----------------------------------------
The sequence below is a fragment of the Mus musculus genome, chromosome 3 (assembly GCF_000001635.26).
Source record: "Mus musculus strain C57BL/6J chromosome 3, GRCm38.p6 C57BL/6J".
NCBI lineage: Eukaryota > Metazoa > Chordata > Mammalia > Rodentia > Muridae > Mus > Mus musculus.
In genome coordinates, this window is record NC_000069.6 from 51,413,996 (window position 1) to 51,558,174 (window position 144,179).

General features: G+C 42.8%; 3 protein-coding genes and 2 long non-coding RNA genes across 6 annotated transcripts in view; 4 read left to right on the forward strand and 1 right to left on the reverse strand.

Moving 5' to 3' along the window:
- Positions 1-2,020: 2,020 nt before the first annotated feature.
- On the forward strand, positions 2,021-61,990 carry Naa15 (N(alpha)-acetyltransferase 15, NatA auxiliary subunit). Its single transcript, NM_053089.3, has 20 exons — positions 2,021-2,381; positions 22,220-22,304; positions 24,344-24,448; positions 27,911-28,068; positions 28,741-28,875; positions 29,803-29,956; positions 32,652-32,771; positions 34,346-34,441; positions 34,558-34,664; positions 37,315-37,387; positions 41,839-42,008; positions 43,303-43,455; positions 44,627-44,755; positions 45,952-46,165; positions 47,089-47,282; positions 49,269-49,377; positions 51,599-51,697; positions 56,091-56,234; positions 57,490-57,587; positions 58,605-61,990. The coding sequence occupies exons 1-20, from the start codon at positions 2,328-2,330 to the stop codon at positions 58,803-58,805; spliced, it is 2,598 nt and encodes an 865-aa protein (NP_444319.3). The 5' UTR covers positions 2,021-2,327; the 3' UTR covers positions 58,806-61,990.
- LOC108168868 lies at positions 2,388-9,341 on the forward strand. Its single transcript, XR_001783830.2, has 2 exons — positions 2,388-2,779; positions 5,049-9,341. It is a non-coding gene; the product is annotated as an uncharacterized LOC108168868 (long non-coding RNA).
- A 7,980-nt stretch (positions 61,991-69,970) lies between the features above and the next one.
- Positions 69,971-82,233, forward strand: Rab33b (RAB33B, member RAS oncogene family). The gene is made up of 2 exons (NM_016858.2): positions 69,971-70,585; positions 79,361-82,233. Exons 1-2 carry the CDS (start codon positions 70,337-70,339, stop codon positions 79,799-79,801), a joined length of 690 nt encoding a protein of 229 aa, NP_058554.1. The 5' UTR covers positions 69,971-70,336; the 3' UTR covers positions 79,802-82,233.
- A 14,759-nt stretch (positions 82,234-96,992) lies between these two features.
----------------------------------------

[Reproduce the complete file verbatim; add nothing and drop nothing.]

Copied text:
The sequence below is a fragment of the Mus musculus genome, chromosome 3 (assembly GCF_000001635.26).
Source record: "Mus musculus strain C57BL/6J chromosome 3, GRCm38.p6 C57BL/6J".
NCBI lineage: Eukaryota > Metazoa > Chordata > Mammalia > Rodentia > Muridae > Mus > Mus musculus.
In genome coordinates, this window is record NC_000069.6 from 51,413,996 (window position 1) to 51,558,174 (window position 144,179).

General features: G+C 42.8%; 3 protein-coding genes and 2 long non-coding RNA genes across 6 annotated transcripts in view; 4 read left to right on the forward strand and 1 right to left on the reverse strand.

Moving 5' to 3' along the window:
- Positions 1-2,020: 2,020 nt before the first annotated feature.
- On the forward strand, positions 2,021-61,990 carry Naa15 (N(alpha)-acetyltransferase 15, NatA auxiliary subunit). Its single transcript, NM_053089.3, has 20 exons — positions 2,021-2,381; positions 22,220-22,304; positions 24,344-24,448; positions 27,911-28,068; positions 28,741-28,875; positions 29,803-29,956; positions 32,652-32,771; positions 34,346-34,441; positions 34,558-34,664; positions 37,315-37,387; positions 41,839-42,008; positions 43,303-43,455; positions 44,627-44,755; positions 45,952-46,165; positions 47,089-47,282; positions 49,269-49,377; positions 51,599-51,697; positions 56,091-56,234; positions 57,490-57,587; positions 58,605-61,990. The coding sequence occupies exons 1-20, from the start codon at positions 2,328-2,330 to the stop codon at positions 58,803-58,805; spliced, it is 2,598 nt and encodes an 865-aa protein (NP_444319.3). The 5' UTR covers positions 2,021-2,327; the 3' UTR covers positions 58,806-61,990.
- LOC108168868 lies at positions 2,388-9,341 on the forward strand. Its single transcript, XR_001783830.2, has 2 exons — positions 2,388-2,779; positions 5,049-9,341. It is a non-coding gene; the product is annotated as an uncharacterized LOC108168868 (long non-coding RNA).
- A 7,980-nt stretch (positions 61,991-69,970) lies between the features above and the next one.
- Positions 69,971-82,233, forward strand: Rab33b (RAB33B, member RAS oncogene family). The gene is made up of 2 exons (NM_016858.2): positions 69,971-70,585; positions 79,361-82,233. Exons 1-2 carry the CDS (start codon positions 70,337-70,339, stop codon positions 79,799-79,801), a joined length of 690 nt encoding a protein of 229 aa, NP_058554.1. The 5' UTR covers positions 69,971-70,336; the 3' UTR covers positions 79,802-82,233.
- A 14,759-nt stretch (positions 82,234-96,992) lies between these two features.